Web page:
Legal and Institutional Methods Applied to the Debiting of Direct Discounts. VI. The Decisions, the Institutions, and the Degrees of Deviation, 40 YALE L.J. 1219 (1931)
The study of which this series is an account was undertaken, it is true, because it was doubted that legal method, the manipulation of legal abstractions and propositions of "law" found in opinions and briefs, is a device for observing and stating the causal relation between past and future decisions and because it was doubted that, in some fields, there is a direct relation between them which is significant for forecasting. That these doubts are reasonable has been argued; but the study has not attempted the ambitious project of establishing the negatives which the doubts imply. Nor is there need that it should. The office of belief in their reasonableness is to open the mind to the alternative possibilities and, by aggravating curiosity, to prompt the formulation of precise hypotheses for investigation.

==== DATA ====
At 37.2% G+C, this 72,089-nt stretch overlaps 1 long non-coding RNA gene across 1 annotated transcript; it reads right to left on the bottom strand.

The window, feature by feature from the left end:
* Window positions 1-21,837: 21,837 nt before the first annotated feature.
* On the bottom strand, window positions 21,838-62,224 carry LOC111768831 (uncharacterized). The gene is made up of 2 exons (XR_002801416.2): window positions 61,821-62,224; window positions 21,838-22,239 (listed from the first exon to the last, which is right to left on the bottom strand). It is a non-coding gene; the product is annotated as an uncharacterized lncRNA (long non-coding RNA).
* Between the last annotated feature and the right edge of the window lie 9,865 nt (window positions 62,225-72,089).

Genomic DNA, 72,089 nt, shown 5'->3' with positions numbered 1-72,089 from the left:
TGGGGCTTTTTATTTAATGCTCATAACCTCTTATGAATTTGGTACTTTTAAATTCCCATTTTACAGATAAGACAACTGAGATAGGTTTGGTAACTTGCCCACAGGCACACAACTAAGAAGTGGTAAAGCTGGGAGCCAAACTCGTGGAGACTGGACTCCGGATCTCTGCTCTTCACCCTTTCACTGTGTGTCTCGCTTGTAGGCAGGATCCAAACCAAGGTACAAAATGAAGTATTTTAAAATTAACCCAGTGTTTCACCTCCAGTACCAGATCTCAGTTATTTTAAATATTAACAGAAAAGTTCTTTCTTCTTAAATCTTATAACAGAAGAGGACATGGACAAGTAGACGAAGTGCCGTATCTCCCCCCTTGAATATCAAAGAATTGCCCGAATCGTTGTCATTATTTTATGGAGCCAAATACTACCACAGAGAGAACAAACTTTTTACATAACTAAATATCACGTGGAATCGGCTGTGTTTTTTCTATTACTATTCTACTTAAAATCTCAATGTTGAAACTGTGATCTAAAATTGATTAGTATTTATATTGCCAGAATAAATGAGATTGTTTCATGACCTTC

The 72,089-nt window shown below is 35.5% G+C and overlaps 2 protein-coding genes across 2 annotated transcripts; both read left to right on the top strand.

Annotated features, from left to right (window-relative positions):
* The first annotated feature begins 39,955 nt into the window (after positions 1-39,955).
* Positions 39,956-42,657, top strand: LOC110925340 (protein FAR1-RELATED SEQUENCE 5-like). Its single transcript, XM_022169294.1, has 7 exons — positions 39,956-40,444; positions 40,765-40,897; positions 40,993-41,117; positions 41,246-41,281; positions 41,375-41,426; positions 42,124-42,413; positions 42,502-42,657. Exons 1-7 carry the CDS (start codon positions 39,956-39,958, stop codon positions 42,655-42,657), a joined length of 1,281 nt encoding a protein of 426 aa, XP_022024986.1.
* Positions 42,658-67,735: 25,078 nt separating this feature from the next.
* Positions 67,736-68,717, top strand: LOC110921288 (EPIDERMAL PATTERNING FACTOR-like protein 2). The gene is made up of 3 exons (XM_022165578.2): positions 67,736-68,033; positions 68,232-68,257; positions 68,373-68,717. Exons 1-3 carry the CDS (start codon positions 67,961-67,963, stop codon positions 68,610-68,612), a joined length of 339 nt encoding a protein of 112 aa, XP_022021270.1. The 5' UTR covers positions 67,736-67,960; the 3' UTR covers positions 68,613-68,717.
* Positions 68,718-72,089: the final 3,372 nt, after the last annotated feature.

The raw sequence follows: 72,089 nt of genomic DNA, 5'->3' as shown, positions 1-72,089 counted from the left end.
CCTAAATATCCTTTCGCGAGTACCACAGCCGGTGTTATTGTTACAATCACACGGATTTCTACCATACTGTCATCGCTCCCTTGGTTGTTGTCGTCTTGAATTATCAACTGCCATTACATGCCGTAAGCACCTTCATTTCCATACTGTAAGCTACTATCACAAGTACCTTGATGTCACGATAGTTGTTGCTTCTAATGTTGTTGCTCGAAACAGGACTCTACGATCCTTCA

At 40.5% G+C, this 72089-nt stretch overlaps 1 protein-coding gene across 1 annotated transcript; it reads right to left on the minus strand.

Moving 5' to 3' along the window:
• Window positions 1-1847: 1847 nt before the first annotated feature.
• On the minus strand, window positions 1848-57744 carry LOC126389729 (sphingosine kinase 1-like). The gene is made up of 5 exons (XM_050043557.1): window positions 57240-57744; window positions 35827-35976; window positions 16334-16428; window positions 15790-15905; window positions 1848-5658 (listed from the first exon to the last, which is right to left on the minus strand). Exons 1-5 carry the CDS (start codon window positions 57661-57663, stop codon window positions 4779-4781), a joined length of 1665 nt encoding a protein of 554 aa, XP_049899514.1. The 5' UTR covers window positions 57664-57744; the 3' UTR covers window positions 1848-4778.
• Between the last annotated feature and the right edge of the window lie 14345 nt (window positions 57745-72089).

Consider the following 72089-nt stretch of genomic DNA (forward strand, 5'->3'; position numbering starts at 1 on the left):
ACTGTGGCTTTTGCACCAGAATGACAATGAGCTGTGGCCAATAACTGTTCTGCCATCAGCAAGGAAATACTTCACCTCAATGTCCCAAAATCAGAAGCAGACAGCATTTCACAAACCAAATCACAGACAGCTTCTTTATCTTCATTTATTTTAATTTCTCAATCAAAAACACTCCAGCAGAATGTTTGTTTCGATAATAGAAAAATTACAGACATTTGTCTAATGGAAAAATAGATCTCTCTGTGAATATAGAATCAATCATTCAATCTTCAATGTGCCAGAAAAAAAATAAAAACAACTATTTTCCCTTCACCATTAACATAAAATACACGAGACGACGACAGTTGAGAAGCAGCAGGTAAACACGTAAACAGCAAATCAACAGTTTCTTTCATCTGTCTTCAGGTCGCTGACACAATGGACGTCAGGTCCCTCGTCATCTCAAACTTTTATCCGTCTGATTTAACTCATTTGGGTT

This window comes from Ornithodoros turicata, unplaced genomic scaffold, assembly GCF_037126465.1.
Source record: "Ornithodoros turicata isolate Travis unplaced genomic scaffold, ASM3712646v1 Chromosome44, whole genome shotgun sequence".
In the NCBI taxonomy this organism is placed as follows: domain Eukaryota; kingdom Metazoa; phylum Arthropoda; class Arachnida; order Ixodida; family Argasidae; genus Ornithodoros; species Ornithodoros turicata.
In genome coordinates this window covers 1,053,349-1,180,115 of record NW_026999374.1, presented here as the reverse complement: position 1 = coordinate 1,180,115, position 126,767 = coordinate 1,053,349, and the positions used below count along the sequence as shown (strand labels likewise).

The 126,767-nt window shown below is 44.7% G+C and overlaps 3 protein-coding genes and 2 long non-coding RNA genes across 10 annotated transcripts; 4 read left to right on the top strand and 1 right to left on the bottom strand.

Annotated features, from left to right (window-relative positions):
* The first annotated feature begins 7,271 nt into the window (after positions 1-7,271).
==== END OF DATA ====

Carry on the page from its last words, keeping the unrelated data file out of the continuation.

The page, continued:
Date of Authorship for this Version
Moore, W. Underhill, "Legal and Institutional Methods Applied to the Debiting of Direct Discounts. VI" (1931). Faculty Scholarship Series. 2892.